People who want to dress up for Halloween have two main options — either buy off the rack costumes or cobble together a hand-made costume.
Hannah Maxon, who works in the costume section at Kmart in Marietta, said people have come in looking for very specific costumes.
“They’ve asked about PAW Patrol and Doc McStuffins,” she said. “Mickey Mouse and Minnie Mouse. JoJo (Siwa) is a hot one.”
She said so far, they’ve sold a lot of more basic costumes.
“We’ve also sold some Freddy Krueger,” she noted. “We’ve also sold a lot of witch costumes for pre-teen girls.”
Those wanting a more personalized look often choose the hand-made costume route.
Rachel Williams of Joann Fabrics in Marietta said most of their costume-making customers come in around the middle of month, as they are finalizing their creations.
“Like they’ll need a mourning veil,” Williams said with a laugh. “They usually come in with rather interesting requests and we try to figure that out using unconventional methods.”
One costume in particular had her chuckling, remembering how odd of a request it was.
“This one kid said he wanted to be a chicken nugget,” she said. “He desperately wanted to be a chicken nugget. That was the most unusual costume request I’ve had. I waiting for his sibling to want to be a cup of dip.”
She said they figured out how to make his costume by making it out of felt, which was a stiff enough material.
Williams added their store used to have more options in terms of ready-made costumes, but if they don’t have what the customer needs, she helps them out with that, too.
“We direct them into a way that they could achieve the costume,” she said. “Instead of buying a plastic dome for a guy who wanted to be Mr. Freeze, we help them find alternative solutions.”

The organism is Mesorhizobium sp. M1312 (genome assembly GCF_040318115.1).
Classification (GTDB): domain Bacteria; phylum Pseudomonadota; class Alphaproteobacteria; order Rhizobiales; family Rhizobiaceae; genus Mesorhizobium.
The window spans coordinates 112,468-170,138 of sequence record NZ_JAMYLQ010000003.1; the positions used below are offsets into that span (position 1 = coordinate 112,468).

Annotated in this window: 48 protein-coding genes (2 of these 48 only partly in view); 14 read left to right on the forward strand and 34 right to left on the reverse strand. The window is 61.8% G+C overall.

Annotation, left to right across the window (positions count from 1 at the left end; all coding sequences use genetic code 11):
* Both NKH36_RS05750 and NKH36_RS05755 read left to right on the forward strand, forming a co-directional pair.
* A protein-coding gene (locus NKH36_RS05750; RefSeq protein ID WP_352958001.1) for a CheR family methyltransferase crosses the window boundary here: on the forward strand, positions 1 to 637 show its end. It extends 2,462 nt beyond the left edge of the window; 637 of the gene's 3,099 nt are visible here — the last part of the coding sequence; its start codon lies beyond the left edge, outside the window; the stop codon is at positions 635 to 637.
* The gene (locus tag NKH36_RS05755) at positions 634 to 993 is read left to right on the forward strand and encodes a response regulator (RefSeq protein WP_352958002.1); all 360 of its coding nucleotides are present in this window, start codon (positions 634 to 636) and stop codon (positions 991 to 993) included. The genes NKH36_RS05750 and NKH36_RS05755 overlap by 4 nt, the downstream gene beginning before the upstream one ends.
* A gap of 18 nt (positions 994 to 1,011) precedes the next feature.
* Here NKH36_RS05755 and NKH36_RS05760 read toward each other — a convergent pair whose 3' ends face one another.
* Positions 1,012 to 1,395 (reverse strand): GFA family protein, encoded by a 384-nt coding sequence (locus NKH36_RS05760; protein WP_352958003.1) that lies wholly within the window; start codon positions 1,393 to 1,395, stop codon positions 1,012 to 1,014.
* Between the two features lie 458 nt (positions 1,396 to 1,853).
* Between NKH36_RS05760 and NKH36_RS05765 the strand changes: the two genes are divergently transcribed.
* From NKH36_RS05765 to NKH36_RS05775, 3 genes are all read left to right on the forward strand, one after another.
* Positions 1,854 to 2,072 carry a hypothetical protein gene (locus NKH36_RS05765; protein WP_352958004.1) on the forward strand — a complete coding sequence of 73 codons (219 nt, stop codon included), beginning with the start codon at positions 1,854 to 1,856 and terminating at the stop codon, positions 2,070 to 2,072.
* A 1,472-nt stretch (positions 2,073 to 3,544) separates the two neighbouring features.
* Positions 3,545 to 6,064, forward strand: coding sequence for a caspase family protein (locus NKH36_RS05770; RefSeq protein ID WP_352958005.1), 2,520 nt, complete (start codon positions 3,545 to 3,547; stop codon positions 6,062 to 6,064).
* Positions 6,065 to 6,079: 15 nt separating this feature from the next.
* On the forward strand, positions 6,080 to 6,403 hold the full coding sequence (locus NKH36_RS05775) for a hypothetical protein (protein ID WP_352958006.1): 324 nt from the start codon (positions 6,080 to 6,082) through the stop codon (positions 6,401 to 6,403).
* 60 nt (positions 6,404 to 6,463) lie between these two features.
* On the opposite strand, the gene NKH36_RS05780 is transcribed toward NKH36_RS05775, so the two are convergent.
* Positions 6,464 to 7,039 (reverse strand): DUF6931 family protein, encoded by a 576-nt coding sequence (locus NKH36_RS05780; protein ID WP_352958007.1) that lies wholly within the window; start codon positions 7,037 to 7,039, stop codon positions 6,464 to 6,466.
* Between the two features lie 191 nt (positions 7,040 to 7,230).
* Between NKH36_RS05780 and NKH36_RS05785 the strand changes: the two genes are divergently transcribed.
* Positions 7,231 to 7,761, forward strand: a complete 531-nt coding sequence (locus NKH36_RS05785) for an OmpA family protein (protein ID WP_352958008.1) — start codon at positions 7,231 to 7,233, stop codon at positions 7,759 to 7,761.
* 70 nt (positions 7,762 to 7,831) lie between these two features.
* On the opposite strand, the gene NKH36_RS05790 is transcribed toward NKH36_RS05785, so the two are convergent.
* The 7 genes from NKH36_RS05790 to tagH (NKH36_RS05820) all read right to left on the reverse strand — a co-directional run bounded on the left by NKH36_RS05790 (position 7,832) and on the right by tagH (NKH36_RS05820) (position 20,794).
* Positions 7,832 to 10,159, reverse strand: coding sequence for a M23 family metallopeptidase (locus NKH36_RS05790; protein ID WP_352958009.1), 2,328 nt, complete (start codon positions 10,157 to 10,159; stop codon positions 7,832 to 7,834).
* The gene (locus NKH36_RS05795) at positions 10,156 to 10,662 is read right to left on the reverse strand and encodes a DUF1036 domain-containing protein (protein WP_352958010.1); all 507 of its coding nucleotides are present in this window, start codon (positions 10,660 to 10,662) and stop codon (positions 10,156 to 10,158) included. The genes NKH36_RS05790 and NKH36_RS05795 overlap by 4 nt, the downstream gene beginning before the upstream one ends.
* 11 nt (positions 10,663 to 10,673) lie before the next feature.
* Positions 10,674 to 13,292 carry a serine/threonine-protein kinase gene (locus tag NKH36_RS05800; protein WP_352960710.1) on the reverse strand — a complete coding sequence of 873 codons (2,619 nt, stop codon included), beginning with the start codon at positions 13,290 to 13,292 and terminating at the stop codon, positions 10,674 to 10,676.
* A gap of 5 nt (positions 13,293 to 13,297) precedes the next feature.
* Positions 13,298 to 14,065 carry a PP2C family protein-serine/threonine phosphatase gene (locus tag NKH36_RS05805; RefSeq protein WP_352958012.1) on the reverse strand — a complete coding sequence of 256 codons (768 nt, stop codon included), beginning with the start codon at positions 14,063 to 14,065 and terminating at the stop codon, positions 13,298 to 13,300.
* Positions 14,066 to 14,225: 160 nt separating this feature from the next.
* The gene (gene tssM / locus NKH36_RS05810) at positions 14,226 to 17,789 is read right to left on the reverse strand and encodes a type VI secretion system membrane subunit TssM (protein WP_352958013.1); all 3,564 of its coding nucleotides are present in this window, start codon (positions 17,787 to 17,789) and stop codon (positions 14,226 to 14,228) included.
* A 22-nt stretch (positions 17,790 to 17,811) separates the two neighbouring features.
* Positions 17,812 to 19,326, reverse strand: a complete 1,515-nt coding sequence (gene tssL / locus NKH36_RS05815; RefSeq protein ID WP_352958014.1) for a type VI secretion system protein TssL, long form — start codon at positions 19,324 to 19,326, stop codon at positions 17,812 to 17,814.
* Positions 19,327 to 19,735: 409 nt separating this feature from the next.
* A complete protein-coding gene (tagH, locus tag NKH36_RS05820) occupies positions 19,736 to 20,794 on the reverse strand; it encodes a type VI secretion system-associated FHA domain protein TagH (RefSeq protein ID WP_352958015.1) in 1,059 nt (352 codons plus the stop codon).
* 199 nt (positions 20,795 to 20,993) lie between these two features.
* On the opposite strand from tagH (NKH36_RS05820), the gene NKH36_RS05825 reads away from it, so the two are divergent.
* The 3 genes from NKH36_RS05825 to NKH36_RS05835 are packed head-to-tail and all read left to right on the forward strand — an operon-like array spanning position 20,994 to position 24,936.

She said a lot of the customers she’s seen haven’t been looking for a specific costume.
“But there have been a few that were purchasing for their little werewolves and whatnot,” she said.
Michele Newbanks can be reached at firstname.lastname@example.org.
Trick or treat times:
¯ Marietta – 6:30-8 p.m., Oct. 26.
¯ Devola — 6:30-8 p.m., Oct. 26.
¯ Reno — 6:30-8 p.m., Oct. 26.
¯ Oak Grove — 6:30-8 p.m., Oct. 26.
¯ Williamstown — 6:30-8 p.m,. Oct. 26.
¯ Lowell – 6-7:30 p.m., Oct. 26.
¯ Barlow — 6-7:30 p.m., Oct. 31.
¯ Vincent — 6-7:30 p.m., Oct. 31.
¯ Beverly – 6:30-8 p.m., Oct. 31.
¯ Waterford — 6:30-8 p.m., Oct. 31.
¯ Belpre – 6-7:30 p.m., Oct. 31.
Source: Times research.
¯ Superhero – Characters such as Batman, Captain Marvel or Shazam.
¯ Toddlers – Baby shark, unicorns or PAW Patrol.
¯ TV and movies – Toy Story 4, Pennywise from “IT,” or Stranger Things.
¯ Inflatables – Dinosaurs or unicorns.
¯ Video games – Characters from Overwatch, Minecraft, Pokemon or Fortnite.
Source: Party City.
Top 10 best Halloween candies:
¯ Reese’s Peanut Butter Cups.
¯ Kit Kat.
¯ Sour Patch Kids.
¯ Hershey Bar.
Top 10 worst Halloween candies:
¯ Candy Corn.
¯ Circus Peanuts.
¯ Peanut Butter Kisses.
¯ Wax Coke Bottles.
¯ Necco Wafers.
¯ Tootsie Rolls.
¯ Good & Plenty.